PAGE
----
‘Sin your way to heaven and get slaughtered: A byzantine general problem of the self’ (part six)

Filed under:Uncategorized — posted by Schizostroller on April 30, 2018 @ 11:13 pm

In the last article we ended with ‘active ignoring’. I now want to introduce ‘priming’. Referring back to the first article on E.H. Gombrich and pareidolia, Reisberg notes the theoretical proposal on ‘priming’: “We perceive most easily, and most effectively, when we are prepared for the upcoming stimulus” (p.85) – to select an input we prepare for it. “Obviously we don’t prepare for distractors as we don’t want to perceive these, so we have a mechanism that is the inverse of ignoring: to ignore, our action focuses on the distractor stimuli – we block them, while we don’t block the desired input. Preparation, in contrast, does the reverse: The action is focused on the desired inputs, not the distractors. We take steps to facilitate the perception of the former, while we don’t take those steps for the distractors”.
This covers a certain amount of issues of focus and concentrated perception, including ‘leakage’. One does not perceive the contents of the unattended channel , but, what if the unattended channel contains your name? Your detectors are well primed for this. The same goes for fire alarm training and rehearsals. And inverse the same structure goes for stage rehearsals for a play. But what of other priming, for example its relation to anxiety, exploited by the famous underworld ‘game’, the Jesus Con (as mentioned in the TV series Sneaky Pete, sung about (the process, although not mentioned by name) by the band NoMeansNo on the album Small Parts Isolated and Destroyed, where someone is gas lighted into breakdown, and then another member of the con-team comes in to ‘save’ them). And does this behaviour ideologically relate to the Shock Doctrine and austerity? And what effect does that have on mental health. Is it really all just subjective paranoia? To be saved by the more individualistic and self-disciplinary recovery methods, the contemporary ‘Kill or Cure’ of EP Thompson’s 18th century Methodist.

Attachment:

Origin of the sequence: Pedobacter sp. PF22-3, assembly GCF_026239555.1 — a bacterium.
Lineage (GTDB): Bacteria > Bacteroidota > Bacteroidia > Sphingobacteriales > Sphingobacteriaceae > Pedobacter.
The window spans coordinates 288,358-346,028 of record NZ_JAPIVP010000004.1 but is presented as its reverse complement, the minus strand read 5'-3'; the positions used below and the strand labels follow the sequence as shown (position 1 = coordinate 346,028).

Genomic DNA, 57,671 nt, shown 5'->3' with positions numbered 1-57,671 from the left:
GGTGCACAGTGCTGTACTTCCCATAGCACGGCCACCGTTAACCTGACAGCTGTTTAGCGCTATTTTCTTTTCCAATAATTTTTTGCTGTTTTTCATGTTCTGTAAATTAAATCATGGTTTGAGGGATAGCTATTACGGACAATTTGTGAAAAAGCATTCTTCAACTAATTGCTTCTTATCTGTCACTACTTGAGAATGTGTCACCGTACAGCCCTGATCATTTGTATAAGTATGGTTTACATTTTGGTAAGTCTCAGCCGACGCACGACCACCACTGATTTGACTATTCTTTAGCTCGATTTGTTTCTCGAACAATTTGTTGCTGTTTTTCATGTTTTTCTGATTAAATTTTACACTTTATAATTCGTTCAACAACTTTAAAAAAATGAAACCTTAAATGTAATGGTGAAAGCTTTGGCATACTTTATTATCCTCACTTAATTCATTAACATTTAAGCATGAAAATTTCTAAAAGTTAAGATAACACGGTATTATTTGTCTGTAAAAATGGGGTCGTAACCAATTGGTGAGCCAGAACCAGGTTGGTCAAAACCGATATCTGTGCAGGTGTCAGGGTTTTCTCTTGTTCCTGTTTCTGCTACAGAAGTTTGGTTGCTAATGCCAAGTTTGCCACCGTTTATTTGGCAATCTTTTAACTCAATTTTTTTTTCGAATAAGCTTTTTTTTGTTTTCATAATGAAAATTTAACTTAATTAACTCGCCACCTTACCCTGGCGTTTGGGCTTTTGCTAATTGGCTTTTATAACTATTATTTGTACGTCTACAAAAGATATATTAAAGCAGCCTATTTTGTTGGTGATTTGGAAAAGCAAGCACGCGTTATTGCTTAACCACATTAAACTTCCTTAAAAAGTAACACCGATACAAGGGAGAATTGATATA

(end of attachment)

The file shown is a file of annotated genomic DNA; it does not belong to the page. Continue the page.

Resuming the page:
We are minded here of the first article’s reference to Freud’s theory of anxiety. I wrote that: “Freud argues that anxiety is an affective state “that is to say, a combination of certain feelings in the pleasure-unpleasure series with the corresponding innervations of discharge and a perception of them” (p.113). He distinguishes realistic anxiety from neurotic anxiety. In realistic anxiety we have an increase in sensory attention and motor tension and a sense of preparedness for flight or flight that will can be limited to a signal (triggered by repetitions of old traumas) allowing the remainder to adapt itself to the situation. There are three types of neurotic anxiety, the first a free floating general apprehensiveness; secondly ‘phobias’; the third that can emerge independently as an attack or more persistent state, “but always without any visible basis in an external danger” (p.114).” What kind of climate do sanctions, ‘brown envelope syndrome’, the recent rulings on PIP and ‘agoraphobia’ due to the unbalanced prejudice towards mental health that the PIP is seen as embodying, the UN council’s ruling on the treatment of disability, the Bedroom Tax, create with regards ‘external danger’, yet in a world saturated with media imagery of the ‘underserving benefit claimant’, DBT for Personality Disorder, the Layard report that has led to recommendations of CBT for even psychosis? A world where complaining of such threats is seen as ‘unrealistic’ by mental health professionals who for the increasingly strictured work environment and their long term careers would rather not (at least amongst some/ enough) acknowledge. Where homeless death is on the increase such dynamics are closer to a ‘vital’ relationship with finitude and threat for people already suffering severe mental health issues than under other economic and social policy environments, where those sanctioned include large numbers of people struggling with mental health issues, and a large number of those homeless also having mental health issues. The issue is not one solely based on self-neglect. During the rest of the next couple of articles I shall relate government technologies to the actions of the Superego. In his book the Introductory lectures on Psychoanalysis Freud describes the Superego as follows: “The superego applies the strictest moral standard to the helpless ego which is at its mercy; in general it represents the claims of morality, and we realise all at once that our moral sense of guilt is the expression of the tension between the ego and the super-ego” (p.92). He comes to the idea of the Superego through encountering mental patients who struggle with the phantasy of being observed, “they complain to us that perpetually, and down to their most intimate actions, they are being molested by the observation of unknown powers – presumably persons – and that in hallucinations they hear these persons reporting the outcome of their observations… Observation of this sort is not yet the same thing as persecution, but it is not yet far from it; it presupposes that people distrust them, and expect to catch them carrying out forbidden actions for which they would be punished. How would it be if these insane persons were right, if in each of us there is present in his ego an agency like this which observes and threatens to punish, and which in them has merely become sharply divided from their ego and mistakenly displaced into external reality?” (p.90). The onus is on me in the next few articles to make solid the connection with ideology, but let me first point out Peter Miller and Nikolas Rose’s theory of technologies of government and action at a distance.